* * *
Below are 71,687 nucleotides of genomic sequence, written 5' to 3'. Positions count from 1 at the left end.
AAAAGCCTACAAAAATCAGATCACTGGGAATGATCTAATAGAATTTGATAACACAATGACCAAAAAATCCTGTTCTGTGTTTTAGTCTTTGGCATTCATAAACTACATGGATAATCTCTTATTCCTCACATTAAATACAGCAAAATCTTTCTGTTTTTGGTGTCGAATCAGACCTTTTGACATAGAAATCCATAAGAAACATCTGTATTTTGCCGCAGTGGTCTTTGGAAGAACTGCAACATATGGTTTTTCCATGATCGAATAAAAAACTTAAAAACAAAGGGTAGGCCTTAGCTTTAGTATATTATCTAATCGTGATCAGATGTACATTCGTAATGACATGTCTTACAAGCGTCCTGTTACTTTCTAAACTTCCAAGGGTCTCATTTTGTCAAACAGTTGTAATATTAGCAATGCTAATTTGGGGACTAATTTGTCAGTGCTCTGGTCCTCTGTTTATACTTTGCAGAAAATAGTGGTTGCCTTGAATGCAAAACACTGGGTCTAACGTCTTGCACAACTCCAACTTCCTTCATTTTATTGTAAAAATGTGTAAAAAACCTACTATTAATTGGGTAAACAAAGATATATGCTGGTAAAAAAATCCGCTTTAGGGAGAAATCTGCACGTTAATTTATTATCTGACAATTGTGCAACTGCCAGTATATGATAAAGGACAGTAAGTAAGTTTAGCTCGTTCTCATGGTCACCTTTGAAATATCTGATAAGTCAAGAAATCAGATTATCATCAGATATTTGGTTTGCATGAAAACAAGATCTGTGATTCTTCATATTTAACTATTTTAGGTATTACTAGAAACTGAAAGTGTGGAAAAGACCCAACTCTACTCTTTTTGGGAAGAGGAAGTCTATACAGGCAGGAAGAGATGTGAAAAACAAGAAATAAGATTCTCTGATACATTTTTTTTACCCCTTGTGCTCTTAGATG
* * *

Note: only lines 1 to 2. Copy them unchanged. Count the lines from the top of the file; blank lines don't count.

Below are 71,687 nucleotides of genomic sequence, written 5' to 3'. Positions count from 1 at the left end.
AAAAGCCTACAAAAATCAGATCACTGGGAATGATCTAATAGAATTTGATAACACAATGACCAAAAAATCCTGTTCTGTGTTTTAGTCTTTGGCATTCATAAACTACATGGATAATCTCTTATTCCTCACATTAAATACAGCAAAATCTTTCTGTTTTTGGTGTCGAATCAGACCTTTTGACATAGAAATCCATAAGAAACATCTGTATTTTGCCGCAGTGGTCTTTGGAAGAACTGCAACATATGGTTTTTCCATGATCGAATAAAAAACTTAAAAACAAAGGGTAGGCCTTAGCTTTAGTATATTATCTAATCGTGATCAGATGTACATTCGTAATGACATGTCTTACAAGCGTCCTGTTACTTTCTAAACTTCCAAGGGTCTCATTTTGTCAAACAGTTGTAATATTAGCAATGCTAATTTGGGGACTAATTTGTCAGTGCTCTGGTCCTCTGTTTATACTTTGCAGAAAATAGTGGTTGCCTTGAATGCAAAACACTGGGTCTAACGTCTTGCACAACTCCAACTTCCTTCATTTTATTGTAAAAATGTGTAAAAAACCTACTATTAATTGGGTAAACAAAGATATATGCTGGTAAAAAAATCCGCTTTAGGGAGAAATCTGCACGTTAATTTATTATCTGACAATTGTGCAACTGCCAGTATATGATAAAGGACAGTAAGTAAGTTTAGCTCGTTCTCATGGTCACCTTTGAAATATCTGATAAGTCAAGAAATCAGATTATCATCAGATATTTGGTTTGCATGAAAACAAGATCTGTGATTCTTCATATTTAACTATTTTAGGTATTACTAGAAACTGAAAGTGTGGAAAAGACCCAACTCTACTCTTTTTGGGAAGAGGAAGTCTATACAGGCAGGAAGAGATGTGAAAAACAAGAAATAAGATTCTCTGATACATTTTTTTTACCCCTTGTGCTCTTAGATG